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    wirsig's Avatar
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    Makes sense, fall protection harnesses expire after 5 years.
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    fobjob's Avatar
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    Cars have glass/plastic windows, attenuate UV....planes have plastic windows, unless treated, pass UV....
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    Just changed out the belts in my Pacer.....Dated 1969 and 1970 in the front, and 1956 in the back.

    Mike, you still up for donor belts? if so, I'll send them to you.... PM your address.
    Last edited by Pacerfgoe; 05-08-2018 at 09:38 PM.
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  13. #13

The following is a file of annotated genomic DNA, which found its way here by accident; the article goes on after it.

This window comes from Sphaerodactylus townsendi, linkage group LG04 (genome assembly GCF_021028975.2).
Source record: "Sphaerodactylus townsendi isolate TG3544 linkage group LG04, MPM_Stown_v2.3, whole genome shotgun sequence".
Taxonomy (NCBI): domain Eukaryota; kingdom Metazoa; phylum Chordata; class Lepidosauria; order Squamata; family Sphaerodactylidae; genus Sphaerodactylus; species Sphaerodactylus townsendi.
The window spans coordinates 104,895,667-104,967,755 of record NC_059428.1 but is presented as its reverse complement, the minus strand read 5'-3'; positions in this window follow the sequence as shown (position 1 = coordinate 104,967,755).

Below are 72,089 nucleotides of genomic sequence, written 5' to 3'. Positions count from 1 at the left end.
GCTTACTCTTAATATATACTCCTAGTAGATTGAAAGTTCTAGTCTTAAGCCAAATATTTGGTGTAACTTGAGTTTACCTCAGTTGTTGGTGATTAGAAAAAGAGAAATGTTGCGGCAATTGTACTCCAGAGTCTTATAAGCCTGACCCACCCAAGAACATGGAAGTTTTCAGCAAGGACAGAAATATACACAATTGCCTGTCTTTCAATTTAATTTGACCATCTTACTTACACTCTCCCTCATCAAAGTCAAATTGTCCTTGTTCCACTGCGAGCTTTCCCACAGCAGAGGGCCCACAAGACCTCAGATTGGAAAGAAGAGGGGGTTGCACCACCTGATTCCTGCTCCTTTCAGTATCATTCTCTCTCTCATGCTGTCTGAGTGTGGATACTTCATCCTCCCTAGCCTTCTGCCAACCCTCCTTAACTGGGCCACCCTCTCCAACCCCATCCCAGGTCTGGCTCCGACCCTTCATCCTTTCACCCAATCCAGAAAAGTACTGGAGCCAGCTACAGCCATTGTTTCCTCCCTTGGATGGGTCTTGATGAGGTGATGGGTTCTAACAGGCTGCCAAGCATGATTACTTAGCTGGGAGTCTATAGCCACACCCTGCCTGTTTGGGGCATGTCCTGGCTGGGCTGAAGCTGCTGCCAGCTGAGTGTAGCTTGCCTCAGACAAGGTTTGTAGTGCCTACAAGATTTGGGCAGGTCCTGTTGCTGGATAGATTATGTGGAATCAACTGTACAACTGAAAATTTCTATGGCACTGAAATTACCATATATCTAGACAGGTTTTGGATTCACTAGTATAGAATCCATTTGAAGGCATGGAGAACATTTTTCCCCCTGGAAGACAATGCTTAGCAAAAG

Eddie Foy's Avatar
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    One of my first acts in my new to me 180 was to replace the 48 year old seat belts with no shoulder harness with a BAS system.
    "Put out my hand and touched the face of God!"
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    www.SkupTech.com mike mcs repair's Avatar
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    Quote Originally Posted by Pacerfgoe View Post
    Just changed out the belts in my Pacer.....Dated 1969 and 1970 in the front, and 1956 in the back.
    It
    Mike, you still up for doner belts? if so, I'll send them to you.... PM your address.
    MCS repair Service
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    I have some belts.. when I get time I would be happy to send them to you to destroy and thus learn... Maybe next winter..

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    I just saw you have donor belts... never mind..
    I am curious if you would be so kind as to post your results though..
    Thanks

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    I’ve actually seen some new Aircraft that have life limits for seat belts in the Airworthiness limitations.


    Sent from my iPhone using Tapatalk